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  14. TravisR

    TravisR Studio Mogul

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    As far as I'm concerned, it applies to nearly all TV shows until about 20 years ago (and that's being generous). Prior to that, they knew the show was going to be seen on 4x3 TVs so they shot for that aspect ratio. If someone wants old shows to fill their modern TV screen, that's fine but it's not the original intent of the photography.
     
  15. Message #495 of 516 Oct 7, 2019
    Last edited: Oct 7, 2019
    MatthewA

    MatthewA Lead Actor

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    And while Robert Reed was doing Mannix he was also doing double duty on The Brady Bunch, an example I already used upthread of another show that would be killed by the cropping you suggested based on the fact that the opening alone was composed for 4x3. The special pleading on the grounds that sitcoms are less visually complex than dramas — based on what? — just does not wash. Nothing cropped from that Mission: Impossible episode looked essential to the plot. Who cares whether or not you see the buttons on the tape recorder or not? Even the slightly-cropped-at-the-hair close-up was called a "Warner Bros. close-up" in the industry for years.*

    And then after you said that, you did a complete 180 and said this:

    Goalposts? What goalposts?

    Chopping off the top and bottom is a visual alteration that distorts the original intent. But if it is okay to chop a sitcom to 16x9 because it's "just" a sitcom, why stop there? Why not just go ahead and make it 2.55:1 like CinemaScope movies of the time were and like Netflix's Dead to Me, broadcast in a 2.35:1 ratio, does today? Who cares if Maynard G. Krebs is walking around without a head, since he went on to play Gilligan anyway? Might as well crop the bejeezus out of that show, too, since it's just a "simple comedy." Why even stop there? Why not go ahead and crop and chop The Mary Tyler Moore Show while you're at it? Who cares where Mary Richards puts the "M" in her apartment? It's just another "unnecessary detail" only non-comedies are worthy of having noticed. And why limit it to filmed sitcoms? Gotta crop those Maude closeups of Adrienne Barbeau and keep everything nice and TV-G.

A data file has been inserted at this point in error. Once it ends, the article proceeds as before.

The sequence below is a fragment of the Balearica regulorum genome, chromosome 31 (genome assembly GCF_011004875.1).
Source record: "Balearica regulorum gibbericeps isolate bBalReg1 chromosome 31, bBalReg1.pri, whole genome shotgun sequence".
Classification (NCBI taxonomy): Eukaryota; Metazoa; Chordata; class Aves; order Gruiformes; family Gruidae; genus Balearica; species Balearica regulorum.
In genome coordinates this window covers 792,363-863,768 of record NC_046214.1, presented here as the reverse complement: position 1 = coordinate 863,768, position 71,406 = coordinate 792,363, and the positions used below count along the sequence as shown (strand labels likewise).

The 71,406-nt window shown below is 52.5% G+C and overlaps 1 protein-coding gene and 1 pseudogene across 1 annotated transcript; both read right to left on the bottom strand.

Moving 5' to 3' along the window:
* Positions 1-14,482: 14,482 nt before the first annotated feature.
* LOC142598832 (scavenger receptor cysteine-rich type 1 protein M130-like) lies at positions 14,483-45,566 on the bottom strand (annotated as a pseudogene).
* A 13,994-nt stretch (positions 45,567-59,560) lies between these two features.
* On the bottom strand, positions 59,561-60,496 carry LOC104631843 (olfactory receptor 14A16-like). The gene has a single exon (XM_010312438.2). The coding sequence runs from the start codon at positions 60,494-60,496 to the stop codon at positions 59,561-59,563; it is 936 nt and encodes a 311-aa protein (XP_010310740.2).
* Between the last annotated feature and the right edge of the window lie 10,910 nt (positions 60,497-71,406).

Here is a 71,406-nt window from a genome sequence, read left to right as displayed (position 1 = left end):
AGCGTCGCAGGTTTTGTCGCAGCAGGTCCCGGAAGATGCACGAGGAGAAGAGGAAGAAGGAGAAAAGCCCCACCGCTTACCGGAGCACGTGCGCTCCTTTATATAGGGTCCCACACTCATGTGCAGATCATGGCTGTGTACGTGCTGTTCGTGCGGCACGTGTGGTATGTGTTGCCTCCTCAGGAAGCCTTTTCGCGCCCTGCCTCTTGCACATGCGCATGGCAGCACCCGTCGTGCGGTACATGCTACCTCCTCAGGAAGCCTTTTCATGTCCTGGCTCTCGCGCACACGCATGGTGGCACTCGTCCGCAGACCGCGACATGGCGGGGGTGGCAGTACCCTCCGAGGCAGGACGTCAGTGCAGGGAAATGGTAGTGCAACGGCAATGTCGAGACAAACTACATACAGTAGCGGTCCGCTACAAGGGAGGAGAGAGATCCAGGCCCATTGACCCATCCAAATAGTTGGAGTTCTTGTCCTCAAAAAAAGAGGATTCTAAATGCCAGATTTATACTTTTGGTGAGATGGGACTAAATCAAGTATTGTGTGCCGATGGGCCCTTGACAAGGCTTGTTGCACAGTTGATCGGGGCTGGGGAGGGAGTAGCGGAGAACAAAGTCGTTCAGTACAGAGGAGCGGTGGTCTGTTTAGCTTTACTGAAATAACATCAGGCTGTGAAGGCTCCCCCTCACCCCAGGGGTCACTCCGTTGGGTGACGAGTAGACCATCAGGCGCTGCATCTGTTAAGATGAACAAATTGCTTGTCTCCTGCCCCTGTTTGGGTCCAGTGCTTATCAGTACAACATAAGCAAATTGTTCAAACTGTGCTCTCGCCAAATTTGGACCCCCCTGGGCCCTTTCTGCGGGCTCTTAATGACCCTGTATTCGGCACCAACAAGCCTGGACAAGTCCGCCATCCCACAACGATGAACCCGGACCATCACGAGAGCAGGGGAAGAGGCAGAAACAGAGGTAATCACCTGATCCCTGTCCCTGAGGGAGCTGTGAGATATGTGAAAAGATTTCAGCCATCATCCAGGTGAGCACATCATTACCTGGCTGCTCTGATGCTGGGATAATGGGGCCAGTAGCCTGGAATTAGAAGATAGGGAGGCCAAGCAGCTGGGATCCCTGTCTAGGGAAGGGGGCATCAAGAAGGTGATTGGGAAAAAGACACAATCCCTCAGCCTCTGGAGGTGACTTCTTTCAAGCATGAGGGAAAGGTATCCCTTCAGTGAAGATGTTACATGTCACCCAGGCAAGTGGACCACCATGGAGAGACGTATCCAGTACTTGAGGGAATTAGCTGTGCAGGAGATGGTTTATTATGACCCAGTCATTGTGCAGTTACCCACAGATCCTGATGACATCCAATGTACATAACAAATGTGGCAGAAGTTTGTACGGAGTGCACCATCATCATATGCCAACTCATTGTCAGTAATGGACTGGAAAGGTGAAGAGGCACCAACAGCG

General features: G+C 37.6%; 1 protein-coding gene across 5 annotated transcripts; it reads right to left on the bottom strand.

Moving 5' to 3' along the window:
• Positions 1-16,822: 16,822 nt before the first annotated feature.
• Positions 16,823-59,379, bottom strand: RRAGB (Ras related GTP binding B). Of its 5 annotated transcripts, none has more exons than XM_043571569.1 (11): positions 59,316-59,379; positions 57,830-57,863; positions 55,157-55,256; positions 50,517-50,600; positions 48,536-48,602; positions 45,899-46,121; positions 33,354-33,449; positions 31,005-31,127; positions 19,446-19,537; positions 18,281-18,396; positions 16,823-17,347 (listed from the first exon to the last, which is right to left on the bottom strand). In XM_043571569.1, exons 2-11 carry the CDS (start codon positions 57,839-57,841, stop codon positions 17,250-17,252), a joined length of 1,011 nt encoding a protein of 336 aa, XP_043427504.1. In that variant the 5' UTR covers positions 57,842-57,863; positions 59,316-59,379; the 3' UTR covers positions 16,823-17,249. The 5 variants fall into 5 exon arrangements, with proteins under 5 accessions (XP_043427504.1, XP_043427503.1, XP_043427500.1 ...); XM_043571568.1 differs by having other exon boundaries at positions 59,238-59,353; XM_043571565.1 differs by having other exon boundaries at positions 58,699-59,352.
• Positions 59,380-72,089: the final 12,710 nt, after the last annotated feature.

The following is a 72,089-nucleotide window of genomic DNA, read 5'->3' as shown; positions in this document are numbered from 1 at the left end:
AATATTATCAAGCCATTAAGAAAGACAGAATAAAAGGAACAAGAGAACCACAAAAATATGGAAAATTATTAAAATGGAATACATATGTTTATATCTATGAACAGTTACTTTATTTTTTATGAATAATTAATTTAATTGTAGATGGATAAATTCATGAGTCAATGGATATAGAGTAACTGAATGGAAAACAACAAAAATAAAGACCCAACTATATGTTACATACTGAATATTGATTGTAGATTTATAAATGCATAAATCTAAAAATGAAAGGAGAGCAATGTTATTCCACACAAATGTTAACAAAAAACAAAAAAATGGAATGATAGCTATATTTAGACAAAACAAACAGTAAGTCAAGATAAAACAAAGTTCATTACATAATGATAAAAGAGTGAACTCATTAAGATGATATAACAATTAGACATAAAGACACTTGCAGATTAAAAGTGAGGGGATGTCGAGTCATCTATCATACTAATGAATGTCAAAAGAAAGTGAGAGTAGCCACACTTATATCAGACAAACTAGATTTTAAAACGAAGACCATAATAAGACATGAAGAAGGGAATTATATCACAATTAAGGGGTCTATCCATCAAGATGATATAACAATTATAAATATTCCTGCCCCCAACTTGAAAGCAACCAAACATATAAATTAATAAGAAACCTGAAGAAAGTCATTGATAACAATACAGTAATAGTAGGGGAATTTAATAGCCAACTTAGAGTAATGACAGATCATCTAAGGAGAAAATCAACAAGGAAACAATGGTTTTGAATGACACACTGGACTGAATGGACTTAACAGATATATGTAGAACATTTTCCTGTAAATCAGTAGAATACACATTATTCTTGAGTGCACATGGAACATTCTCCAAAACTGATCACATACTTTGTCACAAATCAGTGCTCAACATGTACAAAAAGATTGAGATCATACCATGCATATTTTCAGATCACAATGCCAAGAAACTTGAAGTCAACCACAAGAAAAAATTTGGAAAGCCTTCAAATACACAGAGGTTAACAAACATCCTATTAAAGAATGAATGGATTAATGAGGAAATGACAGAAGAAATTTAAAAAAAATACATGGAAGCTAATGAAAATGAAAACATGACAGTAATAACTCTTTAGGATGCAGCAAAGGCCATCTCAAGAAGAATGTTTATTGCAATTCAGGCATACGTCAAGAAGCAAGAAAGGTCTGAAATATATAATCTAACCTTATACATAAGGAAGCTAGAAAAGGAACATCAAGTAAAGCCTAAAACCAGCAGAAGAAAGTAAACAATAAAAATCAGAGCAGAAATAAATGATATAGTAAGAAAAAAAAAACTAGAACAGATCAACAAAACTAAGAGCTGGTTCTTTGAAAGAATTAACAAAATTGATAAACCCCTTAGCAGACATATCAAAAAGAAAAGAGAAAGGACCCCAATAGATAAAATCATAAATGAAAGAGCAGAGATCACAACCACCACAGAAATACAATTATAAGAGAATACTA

This, this, this, this, and this. The excuses for why it's okay to chop up TV but not movies are just that: excuses. There were no HDTV broadcasts in the US prior to 1998, so trying to create fake widescreen for the majority of TV programming prior to that is no better than doing that to pre-1952 movies.

    *Source: The Film Director, a book by Richard L. Bare who directed almost every episode of Green Acres.
     
  16. bmasters9

    bmasters9 Producer

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    So are you thinking that Fox's recent widescreen all-in-one of O-R 1965-68 CBS Lost In Space was fake?
     
  17. Harry-N

    Harry-N Producer

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    Nobody understands me. I'm going to go out and eat worms.

    :(
     
  18. Harry-N

    Harry-N Producer

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    Let's try this again.

    I don't think ANY TV series, shot and broadcast in 4:3 needs to be altered. Ever.

    But I'm not the one in charge. If they have to chop shows, then offer both versions. And if you don't like my MISSION: IMPOSSIBLE examples, go make your own.

    [Sarcasm mode on]
    And if they have to chop a show, make it a stupid one that I hate, because the world needs to revolve around my tastes.
    [Sarcasm mode off]

    By the way, the worms were tasty.
     
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  19. MatthewA

    MatthewA Lead Actor

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    Nothing against Mission: Impossible, just the mentality that the OAR that was good enough for the original broadcast is no longer good enough for reruns today. For years, I was afraid that the fill-the-screen-at-all-costs mentality that cropped so many widescreen movies on TV for years would come back to bite actual TV shows in the behind. I wanted to be wrong about that so badly.
     
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  20. bmasters9

    bmasters9 Producer

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    Why couldn't they just live and let live, and let movies be what they were, and television what it was?